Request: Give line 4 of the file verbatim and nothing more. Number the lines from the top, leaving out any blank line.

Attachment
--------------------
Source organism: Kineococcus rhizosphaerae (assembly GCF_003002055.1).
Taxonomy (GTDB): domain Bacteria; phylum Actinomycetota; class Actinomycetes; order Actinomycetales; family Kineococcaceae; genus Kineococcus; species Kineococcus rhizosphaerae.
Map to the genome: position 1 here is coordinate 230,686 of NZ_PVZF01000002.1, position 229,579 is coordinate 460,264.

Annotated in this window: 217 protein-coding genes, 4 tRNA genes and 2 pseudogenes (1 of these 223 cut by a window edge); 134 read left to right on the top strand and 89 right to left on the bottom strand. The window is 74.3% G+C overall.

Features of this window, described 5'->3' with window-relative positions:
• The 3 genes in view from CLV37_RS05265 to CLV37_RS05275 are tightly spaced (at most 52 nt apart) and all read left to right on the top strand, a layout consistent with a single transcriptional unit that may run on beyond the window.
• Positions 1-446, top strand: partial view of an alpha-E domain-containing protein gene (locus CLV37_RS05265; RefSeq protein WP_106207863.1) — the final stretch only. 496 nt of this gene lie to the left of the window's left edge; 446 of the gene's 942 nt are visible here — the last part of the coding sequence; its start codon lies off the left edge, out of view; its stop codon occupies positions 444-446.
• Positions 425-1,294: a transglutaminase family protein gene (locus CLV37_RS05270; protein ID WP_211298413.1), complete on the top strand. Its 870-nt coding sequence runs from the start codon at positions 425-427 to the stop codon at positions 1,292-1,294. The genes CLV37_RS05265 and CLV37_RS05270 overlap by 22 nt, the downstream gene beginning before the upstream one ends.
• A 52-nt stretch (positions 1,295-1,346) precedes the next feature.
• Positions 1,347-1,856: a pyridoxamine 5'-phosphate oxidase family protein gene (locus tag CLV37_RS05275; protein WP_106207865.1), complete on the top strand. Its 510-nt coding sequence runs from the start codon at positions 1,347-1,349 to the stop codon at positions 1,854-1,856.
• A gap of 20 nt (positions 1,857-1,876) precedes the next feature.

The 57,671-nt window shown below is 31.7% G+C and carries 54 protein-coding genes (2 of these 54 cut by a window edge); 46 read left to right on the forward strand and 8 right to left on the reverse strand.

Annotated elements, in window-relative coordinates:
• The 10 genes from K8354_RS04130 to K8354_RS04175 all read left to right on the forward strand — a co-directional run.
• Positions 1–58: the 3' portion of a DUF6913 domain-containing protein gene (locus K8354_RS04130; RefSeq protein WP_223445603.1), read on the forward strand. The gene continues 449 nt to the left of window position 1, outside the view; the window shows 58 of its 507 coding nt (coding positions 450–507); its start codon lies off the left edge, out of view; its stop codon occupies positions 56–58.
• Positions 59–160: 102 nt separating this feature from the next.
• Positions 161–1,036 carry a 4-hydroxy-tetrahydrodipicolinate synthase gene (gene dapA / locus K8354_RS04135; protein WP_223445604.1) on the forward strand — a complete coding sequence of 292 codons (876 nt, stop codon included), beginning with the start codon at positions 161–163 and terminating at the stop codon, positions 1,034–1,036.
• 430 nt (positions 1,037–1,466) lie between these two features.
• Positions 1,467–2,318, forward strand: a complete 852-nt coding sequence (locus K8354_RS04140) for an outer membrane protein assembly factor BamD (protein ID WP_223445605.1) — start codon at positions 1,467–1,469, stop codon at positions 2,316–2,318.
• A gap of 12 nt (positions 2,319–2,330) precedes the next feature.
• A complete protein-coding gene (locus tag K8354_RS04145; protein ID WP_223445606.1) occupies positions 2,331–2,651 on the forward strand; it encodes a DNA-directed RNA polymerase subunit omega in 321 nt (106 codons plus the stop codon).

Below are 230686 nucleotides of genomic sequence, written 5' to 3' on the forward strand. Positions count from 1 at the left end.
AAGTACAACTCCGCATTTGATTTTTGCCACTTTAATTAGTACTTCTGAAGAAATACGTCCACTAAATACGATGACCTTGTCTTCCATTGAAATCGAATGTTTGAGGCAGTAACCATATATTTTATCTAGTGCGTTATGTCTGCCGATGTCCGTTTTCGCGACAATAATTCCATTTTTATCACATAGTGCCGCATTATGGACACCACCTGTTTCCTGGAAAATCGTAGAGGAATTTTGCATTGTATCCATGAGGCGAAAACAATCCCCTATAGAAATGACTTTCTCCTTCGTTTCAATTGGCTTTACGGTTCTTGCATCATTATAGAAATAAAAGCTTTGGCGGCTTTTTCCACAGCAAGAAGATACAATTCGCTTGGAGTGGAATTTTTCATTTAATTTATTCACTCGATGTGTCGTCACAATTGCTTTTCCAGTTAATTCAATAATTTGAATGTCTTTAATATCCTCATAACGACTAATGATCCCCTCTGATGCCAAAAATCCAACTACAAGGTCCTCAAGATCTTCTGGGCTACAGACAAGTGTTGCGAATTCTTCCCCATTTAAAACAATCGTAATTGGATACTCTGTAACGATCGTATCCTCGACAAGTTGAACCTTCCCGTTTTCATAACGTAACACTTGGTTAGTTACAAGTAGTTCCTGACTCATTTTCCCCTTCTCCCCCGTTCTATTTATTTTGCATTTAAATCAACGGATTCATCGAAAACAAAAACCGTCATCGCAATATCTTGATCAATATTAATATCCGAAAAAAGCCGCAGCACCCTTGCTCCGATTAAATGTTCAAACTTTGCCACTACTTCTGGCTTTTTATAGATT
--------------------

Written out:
Annotated in this window: 217 protein-coding genes, 4 tRNA genes and 2 pseudogenes (1 of these 223 cut by a window edge); 134 read left to right on the top strand and 89 right to left on the bottom strand. The window is 74.3% G+C overall.